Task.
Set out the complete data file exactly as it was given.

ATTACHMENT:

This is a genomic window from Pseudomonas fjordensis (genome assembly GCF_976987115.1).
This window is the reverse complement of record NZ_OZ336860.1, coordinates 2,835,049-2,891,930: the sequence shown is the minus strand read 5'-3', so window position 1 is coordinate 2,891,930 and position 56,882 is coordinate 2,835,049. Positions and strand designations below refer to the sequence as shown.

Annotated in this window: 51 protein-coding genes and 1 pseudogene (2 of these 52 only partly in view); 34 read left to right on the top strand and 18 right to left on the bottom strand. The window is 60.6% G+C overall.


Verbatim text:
This is a genomic window from Pseudomonas fjordensis (genome assembly GCF_976987115.1).
This window is the reverse complement of record NZ_OZ336860.1, coordinates 2,835,049-2,891,930: the sequence shown is the minus strand read 5'-3', so window position 1 is coordinate 2,891,930 and position 56,882 is coordinate 2,835,049. Positions and strand designations below refer to the sequence as shown.

Annotated in this window: 51 protein-coding genes and 1 pseudogene (2 of these 52 only partly in view); 34 read left to right on the top strand and 18 right to left on the bottom strand. The window is 60.6% G+C overall.